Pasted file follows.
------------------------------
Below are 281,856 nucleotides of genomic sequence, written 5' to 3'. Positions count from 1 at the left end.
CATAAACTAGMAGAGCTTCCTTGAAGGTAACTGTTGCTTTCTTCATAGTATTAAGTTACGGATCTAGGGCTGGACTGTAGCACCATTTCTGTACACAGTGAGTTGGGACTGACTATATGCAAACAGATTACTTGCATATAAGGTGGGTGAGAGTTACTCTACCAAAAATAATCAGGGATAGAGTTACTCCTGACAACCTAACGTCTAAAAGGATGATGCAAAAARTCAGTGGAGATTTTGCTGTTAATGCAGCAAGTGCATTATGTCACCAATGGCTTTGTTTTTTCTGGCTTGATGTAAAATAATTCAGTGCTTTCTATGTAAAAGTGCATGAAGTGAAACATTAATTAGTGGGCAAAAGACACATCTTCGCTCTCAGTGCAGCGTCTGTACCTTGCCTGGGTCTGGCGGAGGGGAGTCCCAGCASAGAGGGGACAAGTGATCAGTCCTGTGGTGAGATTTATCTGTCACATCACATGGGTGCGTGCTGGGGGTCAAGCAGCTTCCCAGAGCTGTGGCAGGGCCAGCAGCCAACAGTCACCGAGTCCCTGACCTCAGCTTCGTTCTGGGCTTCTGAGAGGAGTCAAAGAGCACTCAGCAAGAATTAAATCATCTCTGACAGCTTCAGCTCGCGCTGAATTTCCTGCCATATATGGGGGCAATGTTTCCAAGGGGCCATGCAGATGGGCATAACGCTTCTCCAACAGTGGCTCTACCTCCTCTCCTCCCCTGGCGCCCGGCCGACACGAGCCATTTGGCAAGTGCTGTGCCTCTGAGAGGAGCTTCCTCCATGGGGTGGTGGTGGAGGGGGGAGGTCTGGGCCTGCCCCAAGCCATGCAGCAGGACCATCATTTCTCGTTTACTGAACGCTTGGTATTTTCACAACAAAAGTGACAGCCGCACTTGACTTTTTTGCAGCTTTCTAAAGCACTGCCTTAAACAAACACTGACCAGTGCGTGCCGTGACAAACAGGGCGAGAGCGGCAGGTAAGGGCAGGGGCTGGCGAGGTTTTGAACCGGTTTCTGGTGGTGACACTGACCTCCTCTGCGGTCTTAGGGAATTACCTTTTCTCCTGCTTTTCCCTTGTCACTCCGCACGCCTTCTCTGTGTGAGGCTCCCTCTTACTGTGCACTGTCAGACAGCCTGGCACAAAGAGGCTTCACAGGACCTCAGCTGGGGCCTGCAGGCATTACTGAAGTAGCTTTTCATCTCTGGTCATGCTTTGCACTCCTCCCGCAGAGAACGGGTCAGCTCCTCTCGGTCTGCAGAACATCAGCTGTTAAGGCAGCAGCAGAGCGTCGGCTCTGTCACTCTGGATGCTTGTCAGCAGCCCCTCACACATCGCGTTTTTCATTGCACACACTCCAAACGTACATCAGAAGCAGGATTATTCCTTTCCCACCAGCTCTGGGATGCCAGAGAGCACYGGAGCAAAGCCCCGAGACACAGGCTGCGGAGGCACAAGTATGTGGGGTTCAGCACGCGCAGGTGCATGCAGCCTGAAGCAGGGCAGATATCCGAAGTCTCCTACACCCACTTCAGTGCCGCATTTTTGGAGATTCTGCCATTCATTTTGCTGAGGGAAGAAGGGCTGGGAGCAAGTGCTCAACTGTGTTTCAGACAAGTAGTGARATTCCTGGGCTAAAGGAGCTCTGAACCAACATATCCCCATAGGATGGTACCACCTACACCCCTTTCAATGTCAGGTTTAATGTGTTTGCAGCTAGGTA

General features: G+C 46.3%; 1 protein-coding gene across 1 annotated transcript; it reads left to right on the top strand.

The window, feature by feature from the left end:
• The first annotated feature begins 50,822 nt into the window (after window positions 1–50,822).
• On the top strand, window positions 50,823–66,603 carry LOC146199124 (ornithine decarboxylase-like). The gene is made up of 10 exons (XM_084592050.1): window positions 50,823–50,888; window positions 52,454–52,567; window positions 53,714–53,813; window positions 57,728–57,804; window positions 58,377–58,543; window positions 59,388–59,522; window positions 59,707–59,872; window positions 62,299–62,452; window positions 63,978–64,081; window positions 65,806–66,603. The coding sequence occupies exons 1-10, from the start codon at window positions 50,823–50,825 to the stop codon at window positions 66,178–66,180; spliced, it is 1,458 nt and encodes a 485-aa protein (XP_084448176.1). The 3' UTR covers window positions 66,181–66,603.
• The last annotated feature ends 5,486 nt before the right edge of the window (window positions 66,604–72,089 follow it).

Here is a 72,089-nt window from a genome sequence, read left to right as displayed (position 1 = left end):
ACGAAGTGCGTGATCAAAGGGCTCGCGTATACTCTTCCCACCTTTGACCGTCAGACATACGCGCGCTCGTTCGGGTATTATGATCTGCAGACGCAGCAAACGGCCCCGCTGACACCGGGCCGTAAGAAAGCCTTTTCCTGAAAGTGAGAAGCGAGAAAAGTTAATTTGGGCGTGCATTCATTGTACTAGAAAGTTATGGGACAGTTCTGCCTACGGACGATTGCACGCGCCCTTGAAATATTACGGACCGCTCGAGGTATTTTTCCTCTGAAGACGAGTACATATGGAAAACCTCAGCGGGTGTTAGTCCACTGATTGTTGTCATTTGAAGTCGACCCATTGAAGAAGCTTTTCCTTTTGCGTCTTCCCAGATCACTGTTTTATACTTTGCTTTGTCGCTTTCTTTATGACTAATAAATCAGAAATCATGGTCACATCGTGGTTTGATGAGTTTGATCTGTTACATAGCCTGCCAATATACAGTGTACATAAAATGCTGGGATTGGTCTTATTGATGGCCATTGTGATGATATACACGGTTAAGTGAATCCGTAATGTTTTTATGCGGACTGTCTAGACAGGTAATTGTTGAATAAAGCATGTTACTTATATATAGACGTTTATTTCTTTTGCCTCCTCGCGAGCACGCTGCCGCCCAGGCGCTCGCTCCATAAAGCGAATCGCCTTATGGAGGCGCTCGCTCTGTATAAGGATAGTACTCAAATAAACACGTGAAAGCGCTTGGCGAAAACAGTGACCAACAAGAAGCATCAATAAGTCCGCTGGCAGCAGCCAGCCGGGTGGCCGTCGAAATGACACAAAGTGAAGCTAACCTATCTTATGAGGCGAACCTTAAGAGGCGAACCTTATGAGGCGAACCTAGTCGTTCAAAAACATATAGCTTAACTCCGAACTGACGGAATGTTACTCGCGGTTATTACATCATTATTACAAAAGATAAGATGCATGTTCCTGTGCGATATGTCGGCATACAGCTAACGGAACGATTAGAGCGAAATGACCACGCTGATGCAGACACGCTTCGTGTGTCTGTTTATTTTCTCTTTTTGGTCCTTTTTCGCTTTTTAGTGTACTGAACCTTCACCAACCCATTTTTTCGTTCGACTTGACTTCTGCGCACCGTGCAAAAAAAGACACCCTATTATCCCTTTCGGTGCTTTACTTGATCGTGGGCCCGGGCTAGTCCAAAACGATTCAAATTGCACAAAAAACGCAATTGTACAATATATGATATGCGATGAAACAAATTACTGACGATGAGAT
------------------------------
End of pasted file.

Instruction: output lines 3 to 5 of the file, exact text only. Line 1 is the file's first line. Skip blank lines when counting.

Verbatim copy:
General features: G+C 46.3%; 1 protein-coding gene across 1 annotated transcript; it reads left to right on the top strand.

The window, feature by feature from the left end:
• The first annotated feature begins 50,822 nt into the window (after window positions 1–50,822).